I would like the opportunity to respond to the recent Morning View on the commission’s inquiry report into emergency healthcare in Northern Ireland.
Eleanor Roosevelt once said: “Where, after all, do universal human rights begin? In small places, close to home – so close and so small that they cannot be seen on any maps of the world.
“Yet they are the world of the individual person; the neighbourhood he lives in; the school or college he attends; the factory, farm, or office where he works. Unless these rights have meaning there, they have little meaning anywhere.”
This is what lies behind the Human Rights Commission’s inquiry into healthcare in emergency departments.
The importance of human rights is most obvious when we are at our most vulnerable.
With over 700,000 total attendances at emergency departments each year, almost everyone in Northern Ireland will have visited or known someone who has needed to use accident and emergency services.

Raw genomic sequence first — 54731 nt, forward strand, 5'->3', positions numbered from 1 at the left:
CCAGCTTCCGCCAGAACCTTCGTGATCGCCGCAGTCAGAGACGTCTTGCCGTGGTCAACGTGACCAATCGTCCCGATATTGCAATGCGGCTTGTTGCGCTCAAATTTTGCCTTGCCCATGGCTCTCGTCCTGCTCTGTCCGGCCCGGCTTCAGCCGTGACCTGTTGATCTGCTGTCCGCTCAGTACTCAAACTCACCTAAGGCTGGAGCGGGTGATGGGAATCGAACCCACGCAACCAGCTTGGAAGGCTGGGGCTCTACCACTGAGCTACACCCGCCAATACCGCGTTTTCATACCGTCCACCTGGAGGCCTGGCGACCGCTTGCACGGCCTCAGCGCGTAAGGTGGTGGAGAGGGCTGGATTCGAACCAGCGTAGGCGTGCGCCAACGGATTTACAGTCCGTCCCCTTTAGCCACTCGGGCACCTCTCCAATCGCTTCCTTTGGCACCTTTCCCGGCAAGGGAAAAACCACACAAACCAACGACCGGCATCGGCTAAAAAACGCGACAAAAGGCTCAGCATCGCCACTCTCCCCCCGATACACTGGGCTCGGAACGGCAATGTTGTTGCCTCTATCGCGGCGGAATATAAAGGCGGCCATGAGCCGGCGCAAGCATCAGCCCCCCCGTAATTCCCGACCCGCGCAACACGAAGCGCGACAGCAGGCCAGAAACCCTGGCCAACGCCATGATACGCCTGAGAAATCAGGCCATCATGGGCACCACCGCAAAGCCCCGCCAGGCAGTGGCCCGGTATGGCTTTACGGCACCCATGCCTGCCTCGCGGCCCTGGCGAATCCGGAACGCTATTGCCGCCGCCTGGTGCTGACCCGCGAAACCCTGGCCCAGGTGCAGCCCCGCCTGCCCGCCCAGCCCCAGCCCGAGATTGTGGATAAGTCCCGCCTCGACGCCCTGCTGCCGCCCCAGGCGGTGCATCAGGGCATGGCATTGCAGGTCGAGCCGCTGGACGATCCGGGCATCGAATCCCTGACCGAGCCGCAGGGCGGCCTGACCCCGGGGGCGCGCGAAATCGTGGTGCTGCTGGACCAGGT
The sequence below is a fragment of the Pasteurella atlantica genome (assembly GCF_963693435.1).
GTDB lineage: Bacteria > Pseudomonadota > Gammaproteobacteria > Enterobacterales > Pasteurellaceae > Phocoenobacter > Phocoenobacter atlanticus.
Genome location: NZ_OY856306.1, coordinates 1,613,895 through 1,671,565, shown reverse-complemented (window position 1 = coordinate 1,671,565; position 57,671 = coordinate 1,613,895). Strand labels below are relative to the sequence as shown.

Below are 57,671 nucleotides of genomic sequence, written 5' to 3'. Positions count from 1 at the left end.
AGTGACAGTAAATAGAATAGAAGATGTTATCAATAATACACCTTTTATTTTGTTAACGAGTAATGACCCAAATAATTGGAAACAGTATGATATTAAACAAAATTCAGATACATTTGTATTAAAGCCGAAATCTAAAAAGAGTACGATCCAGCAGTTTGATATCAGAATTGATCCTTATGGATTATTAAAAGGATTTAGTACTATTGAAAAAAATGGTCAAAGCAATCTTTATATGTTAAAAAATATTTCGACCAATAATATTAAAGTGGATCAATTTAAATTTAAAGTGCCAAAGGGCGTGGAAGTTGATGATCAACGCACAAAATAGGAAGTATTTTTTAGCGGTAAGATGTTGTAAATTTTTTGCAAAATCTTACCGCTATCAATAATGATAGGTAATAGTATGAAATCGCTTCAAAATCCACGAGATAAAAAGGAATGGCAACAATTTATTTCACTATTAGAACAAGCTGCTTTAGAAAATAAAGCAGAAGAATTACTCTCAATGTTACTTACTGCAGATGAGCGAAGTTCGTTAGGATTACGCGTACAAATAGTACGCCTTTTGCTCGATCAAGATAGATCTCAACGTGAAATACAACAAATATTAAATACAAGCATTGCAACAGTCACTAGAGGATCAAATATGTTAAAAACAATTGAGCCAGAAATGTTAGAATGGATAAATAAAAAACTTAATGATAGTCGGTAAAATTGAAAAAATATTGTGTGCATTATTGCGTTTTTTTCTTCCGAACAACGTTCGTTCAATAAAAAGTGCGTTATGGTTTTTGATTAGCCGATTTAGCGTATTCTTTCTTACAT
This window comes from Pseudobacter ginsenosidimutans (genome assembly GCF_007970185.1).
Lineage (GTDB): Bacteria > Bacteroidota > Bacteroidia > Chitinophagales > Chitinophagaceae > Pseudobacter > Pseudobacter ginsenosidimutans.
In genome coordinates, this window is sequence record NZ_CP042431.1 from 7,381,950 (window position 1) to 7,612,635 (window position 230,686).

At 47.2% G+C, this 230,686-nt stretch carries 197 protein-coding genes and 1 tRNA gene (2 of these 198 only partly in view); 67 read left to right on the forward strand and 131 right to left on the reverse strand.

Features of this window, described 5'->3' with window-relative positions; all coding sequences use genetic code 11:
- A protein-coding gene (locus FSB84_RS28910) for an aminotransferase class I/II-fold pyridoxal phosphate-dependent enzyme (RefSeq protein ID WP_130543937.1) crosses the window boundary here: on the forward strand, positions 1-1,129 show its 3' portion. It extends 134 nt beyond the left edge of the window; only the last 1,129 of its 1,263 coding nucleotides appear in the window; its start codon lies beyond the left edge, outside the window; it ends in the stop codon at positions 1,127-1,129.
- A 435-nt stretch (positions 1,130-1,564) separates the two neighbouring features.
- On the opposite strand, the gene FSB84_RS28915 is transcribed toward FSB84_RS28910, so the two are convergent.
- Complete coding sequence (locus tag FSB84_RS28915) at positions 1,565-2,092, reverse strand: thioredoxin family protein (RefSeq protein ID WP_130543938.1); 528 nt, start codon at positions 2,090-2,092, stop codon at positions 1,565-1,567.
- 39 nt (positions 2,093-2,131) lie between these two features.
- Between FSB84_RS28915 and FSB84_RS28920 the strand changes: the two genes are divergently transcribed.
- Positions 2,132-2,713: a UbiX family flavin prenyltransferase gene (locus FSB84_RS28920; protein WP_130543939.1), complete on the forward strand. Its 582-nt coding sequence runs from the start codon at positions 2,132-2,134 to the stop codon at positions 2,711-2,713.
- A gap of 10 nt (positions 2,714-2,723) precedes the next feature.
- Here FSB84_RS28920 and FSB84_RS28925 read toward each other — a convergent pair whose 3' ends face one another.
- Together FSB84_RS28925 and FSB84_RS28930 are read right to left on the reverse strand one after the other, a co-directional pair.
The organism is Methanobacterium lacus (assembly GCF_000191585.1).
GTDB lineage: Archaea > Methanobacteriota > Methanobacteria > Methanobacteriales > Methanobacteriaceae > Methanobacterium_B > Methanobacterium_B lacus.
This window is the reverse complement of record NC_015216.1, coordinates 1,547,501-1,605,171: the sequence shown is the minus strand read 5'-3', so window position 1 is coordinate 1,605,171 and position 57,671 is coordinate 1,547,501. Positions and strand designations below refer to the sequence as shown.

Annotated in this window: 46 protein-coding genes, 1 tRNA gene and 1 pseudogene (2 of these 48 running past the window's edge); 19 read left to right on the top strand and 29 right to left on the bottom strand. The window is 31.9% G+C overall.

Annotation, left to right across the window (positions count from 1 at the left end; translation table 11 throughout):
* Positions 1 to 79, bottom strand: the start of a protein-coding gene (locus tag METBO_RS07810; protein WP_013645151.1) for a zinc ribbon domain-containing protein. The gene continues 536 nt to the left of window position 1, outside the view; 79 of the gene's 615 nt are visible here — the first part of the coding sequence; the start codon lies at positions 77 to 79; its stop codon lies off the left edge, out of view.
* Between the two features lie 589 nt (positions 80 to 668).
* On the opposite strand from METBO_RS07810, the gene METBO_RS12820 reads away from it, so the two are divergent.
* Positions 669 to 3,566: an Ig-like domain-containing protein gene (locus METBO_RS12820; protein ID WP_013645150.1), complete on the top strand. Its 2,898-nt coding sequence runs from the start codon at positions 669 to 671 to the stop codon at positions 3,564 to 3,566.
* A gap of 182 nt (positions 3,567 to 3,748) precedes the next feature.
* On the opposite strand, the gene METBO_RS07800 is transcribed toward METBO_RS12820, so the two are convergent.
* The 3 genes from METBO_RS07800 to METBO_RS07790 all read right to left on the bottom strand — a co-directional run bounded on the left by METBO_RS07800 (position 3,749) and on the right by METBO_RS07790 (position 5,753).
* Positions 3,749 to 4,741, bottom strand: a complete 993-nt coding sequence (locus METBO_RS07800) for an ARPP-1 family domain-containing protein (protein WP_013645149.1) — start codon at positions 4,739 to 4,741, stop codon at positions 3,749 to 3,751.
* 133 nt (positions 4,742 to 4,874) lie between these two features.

Public participation was at the centre of this inquiry and throughout we heard from patients, families, staff, management and the department. That is what made our inquiry unique from any other report to date. The depth and richness of the report stems from the evidence we heard and all of the evidence can be viewed on our website www.nihrc.org.
We visited emergency departments throughout Northern Ireland during the day and night.
We heard from dedicated staff striving to maintain patient dignity in an often challenging and crowded environment.
The commission heard individual cases which amounted to inhuman and degrading treatment but did not discover evidence of systemic violations of human rights.
The inquiry also heard of good practices and experiences.
Often the introduction of relatively simple measures, such as housekeepers to check water and medication are supplied regularly, significantly improved the human rights of patients.
Such approaches have been introduced with modest costs and there is a clear need to share good practices throughout hospitals across Northern Ireland on a more structured basis.
In total our report made over 100 findings and 26 recommendations.
The report demonstrates how human rights can make a valuable contribution to improving policy and practice while ensuring the human rights of everyone are better protected.
Chief Commissioner, Northern Ireland Human Rights Commission